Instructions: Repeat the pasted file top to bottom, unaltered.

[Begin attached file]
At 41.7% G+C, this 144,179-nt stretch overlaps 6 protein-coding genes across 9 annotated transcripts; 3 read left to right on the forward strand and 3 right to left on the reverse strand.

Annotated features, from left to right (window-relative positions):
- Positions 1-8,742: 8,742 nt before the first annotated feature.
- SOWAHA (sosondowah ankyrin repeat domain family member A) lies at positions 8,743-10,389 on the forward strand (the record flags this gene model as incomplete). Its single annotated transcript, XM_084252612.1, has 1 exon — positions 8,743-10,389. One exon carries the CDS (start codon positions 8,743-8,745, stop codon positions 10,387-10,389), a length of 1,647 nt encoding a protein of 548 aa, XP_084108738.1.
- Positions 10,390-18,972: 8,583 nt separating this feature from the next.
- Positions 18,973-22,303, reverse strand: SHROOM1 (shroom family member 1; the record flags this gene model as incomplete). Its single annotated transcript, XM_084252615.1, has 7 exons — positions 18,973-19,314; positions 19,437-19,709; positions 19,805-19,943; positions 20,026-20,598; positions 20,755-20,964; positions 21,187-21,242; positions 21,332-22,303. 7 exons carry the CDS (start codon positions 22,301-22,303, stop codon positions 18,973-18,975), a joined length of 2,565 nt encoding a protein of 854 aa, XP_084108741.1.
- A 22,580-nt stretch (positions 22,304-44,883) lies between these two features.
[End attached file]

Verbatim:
At 41.7% G+C, this 144,179-nt stretch overlaps 6 protein-coding genes across 9 annotated transcripts; 3 read left to right on the forward strand and 3 right to left on the reverse strand.

Annotated features, from left to right (window-relative positions):
- Positions 1-8,742: 8,742 nt before the first annotated feature.
- SOWAHA (sosondowah ankyrin repeat domain family member A) lies at positions 8,743-10,389 on the forward strand (the record flags this gene model as incomplete). Its single annotated transcript, XM_084252612.1, has 1 exon — positions 8,743-10,389. One exon carries the CDS (start codon positions 8,743-8,745, stop codon positions 10,387-10,389), a length of 1,647 nt encoding a protein of 548 aa, XP_084108738.1.
- Positions 10,390-18,972: 8,583 nt separating this feature from the next.
- Positions 18,973-22,303, reverse strand: SHROOM1 (shroom family member 1; the record flags this gene model as incomplete). Its single annotated transcript, XM_084252615.1, has 7 exons — positions 18,973-19,314; positions 19,437-19,709; positions 19,805-19,943; positions 20,026-20,598; positions 20,755-20,964; positions 21,187-21,242; positions 21,332-22,303. 7 exons carry the CDS (start codon positions 22,301-22,303, stop codon positions 18,973-18,975), a joined length of 2,565 nt encoding a protein of 854 aa, XP_084108741.1.
- A 22,580-nt stretch (positions 22,304-44,883) lies between these two features.